by Dr Manish Aggarwal
Health authorities have yet to agree on a universal meaning of what is considered to be a “rare disease”. WHO defines a rare disease as one with a frequency of less than 6.6 to 10 per 1000 population. There are around 7000 conditions included in the rare diseases category. Approximately 80% of rare diseases have genetic origins and thus affect children to a greater extent.
While tremendous progress has been made in clinical trials for rare diseases, early screening and diagnosis of rare diseases continue to be a matter of concern. Added to this, the process of developing drugs is still too costly, slow, and inaccessible for the majority of patients, especially in the lower and middle-income groups. India is still lagging behind in awareness, diagnosis, and drug development for such diseases and there is a lack of medical and scientific research as well.
Many experts opine that the use of patient data in the right way can be a game-changer in early diagnosis and advanced research of rare diseases. Electronic Health Records (EHRs) can be a powerful tool for bridging the knowledge gap in rare diseases, as these provide a more comprehensive record of a patient’s medical history than what may be available in some of the traditional patient data sets. The use of a variety of data sets, in combination, with technology and AI/ ML models, is the key to helping accelerate the diagnostic journey in rare diseases. The longitudinal data sets provide much fuller coverage of the patient population, while the data from EHR systems can enhance the understanding of treatment and patient dynamics.
“Data analysis and technology are enabling investigative analytics that was unimaginable a few years ago. With AI/ML, from Random Forests to Neural Networks, to Ensemble models, it has become possible to detect patterns and trends in the data that the human eye cannot observe, and it is helping us solve the most complex problems in healthcare today,” says Vikram Batra, Principal, Decision Science team of Axtria Inc. The accuracy of the AI/ ML models is enhanced by continuously feeding data from various sources, multiple times. These solutions self-learn and improve over time to become faster and more accurate in disease identification and prediction. He also added, “The Government can also help the pharmaceutical industry hasten the diagnostic journey by making necessary data available for them as well as by funding investments that will help them bring lifesaving medications to the market. This joint effort between the government and the industry will enable the right treatment to reach the right patient at the right time and deliver improved patient outcomes.”
Recognising those early diagnostics can play a pivotal role in giving direction towards correct, evidence-based, meaningful patient management, Dr Reena Nakra, Principal Director, Lab Management and Technical Excellence, Dr Lal PathLabs, said, “Early diagnosis leads to early access to therapy and compliments efficient management of the patient’s condition. More than 80% of rare diseases have a genetic origin. Here, genome sequencing, transcriptome analysis, methylation profiling, proteomics, functional studies, long-read sequencing and single-cell transcriptomic are the latest technologies showing promise in the accurate and timely detection of rare diseases. We use various technologies like Sanger sequencing, Multiplex Ligation Dependent Probe Amplification, Fragment analysis, Triplet-primed Polymerase chain reaction, next-generation sequencing and chromosomal microarray to detect rare diseases.”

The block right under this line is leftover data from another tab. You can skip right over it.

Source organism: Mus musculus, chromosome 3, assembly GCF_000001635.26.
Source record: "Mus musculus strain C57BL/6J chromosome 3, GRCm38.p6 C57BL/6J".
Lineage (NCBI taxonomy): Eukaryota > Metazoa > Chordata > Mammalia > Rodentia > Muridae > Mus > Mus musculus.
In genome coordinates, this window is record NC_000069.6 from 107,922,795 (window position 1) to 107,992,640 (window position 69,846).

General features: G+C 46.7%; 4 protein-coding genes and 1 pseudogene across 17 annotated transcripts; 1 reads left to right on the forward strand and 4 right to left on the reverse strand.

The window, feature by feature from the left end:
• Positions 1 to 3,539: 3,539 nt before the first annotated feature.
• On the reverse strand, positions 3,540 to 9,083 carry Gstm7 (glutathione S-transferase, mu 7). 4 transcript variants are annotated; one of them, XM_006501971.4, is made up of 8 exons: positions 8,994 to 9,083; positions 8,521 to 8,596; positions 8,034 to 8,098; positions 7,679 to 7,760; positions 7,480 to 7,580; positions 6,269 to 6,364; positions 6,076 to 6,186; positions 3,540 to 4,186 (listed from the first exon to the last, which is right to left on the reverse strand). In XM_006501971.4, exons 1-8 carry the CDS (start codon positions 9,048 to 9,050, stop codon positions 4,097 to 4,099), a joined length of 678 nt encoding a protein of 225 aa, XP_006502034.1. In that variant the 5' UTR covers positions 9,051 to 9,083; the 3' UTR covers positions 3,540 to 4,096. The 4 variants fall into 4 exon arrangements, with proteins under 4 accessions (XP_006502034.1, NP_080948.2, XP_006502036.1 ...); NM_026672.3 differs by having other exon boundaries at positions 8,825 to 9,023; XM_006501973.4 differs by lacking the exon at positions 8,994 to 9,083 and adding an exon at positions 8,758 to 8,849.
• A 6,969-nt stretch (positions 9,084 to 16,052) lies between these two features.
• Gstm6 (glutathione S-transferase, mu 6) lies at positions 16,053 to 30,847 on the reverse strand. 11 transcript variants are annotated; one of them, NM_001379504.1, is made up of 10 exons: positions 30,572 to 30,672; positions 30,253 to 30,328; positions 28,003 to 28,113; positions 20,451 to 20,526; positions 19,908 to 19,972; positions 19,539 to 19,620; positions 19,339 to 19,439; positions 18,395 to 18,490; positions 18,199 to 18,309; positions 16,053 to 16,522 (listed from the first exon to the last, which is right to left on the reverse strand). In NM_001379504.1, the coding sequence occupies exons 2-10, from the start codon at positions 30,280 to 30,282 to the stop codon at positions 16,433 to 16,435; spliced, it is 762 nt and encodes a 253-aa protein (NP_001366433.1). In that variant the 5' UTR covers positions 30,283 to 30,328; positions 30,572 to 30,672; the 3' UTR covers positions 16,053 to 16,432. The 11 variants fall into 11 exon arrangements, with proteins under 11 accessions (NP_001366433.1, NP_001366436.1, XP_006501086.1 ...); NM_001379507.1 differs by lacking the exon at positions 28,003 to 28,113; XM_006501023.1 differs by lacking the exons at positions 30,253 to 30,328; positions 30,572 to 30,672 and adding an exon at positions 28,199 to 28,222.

Deliberating on how technology has been revolutionising healthcare, Dr Swadeep Srivastava, Founder of HEAL Foundation says, “Technology plays an important role in the digitisation of healthcare. What would earlier cost thousands of rupees, is now available for a few hundred. This is encouraging people to conduct regular check-ups, monitor their health, take timely corrective measures, better manage chronic ailments and lead healthier lives.”
Another important roadblock in the management of rare diseases is the high-cost factor associated with it. While India formulated the National Policy on Rare Diseases (NPRD) in 2017, it was not clear which diseases were to be covered, what patient eligibility was, and the cost-sharing of the treatments. “In March 2021, the National Policy for Rare Diseases offered monetary aid of INR 20 lakh under RAN to only Group 1 patients and the funding of the other groups was left to the non-state actors. This was modified in May 2022, with an amendment in the policy, announcing INR 50 lakh monetary aid to all groups of Rare Diseases. In August 2022, the operational directives were shared with the Centres of Excellence with details on the utilisation of the money. Now, after almost 2 years since the formulation of the policy, a few patients have started getting on-boarded for treatment at the Centres of Excellence. There has been growing realisation and efforts from the Ministry of Health & Family Welfare (MoHFW) to support these patients. From a situation where rare diseases were not a priority agenda, patients today have a distinct ray of hope and survival but also leading a near-normal life with therapy”, says Saurabh Singh, the father of Shaurya, an MPS II (Hunter Syndrome) patient. MPS II is a rare disease and falls under Group 3(a) in the National Policy for Rare Diseases. He is also the Co-Founder and Director of the Rare Diseases India Foundation (RDIF), a Patient Advocacy Group.
There is an urgency to mitigate the challenges and India needs to have a decentralised approach to rare diseases. Policies should be drawn up that leverage health tech in a way that expedites scientific innovation and advanced clinical research in the rare diseases space.
Dr Manish Aggarwal, Dept of Paediatrics, LYF Hospital, Greater Noida.
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